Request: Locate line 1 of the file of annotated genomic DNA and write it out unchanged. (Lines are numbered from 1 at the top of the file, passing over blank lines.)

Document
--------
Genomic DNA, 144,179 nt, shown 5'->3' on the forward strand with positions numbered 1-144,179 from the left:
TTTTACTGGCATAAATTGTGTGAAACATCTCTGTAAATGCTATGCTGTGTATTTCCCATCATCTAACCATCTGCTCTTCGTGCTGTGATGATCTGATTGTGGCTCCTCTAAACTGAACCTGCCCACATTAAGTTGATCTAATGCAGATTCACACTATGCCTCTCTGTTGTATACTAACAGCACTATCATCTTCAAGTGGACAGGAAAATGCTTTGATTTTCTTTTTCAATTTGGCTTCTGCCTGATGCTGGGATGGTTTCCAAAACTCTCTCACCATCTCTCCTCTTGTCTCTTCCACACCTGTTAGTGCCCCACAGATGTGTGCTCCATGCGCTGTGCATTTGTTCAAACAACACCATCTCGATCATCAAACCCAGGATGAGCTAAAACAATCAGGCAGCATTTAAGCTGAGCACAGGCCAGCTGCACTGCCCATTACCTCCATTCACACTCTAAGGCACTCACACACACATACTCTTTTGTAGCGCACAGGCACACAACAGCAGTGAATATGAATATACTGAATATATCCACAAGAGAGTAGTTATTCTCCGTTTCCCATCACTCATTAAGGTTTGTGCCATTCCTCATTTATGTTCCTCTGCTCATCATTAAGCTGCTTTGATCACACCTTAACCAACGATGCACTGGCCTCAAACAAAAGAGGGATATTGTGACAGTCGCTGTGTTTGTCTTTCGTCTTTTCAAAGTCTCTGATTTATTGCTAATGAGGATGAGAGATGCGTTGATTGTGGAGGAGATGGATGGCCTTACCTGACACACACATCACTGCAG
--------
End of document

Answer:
Genomic DNA, 144,179 nt, shown 5'->3' on the forward strand with positions numbered 1-144,179 from the left: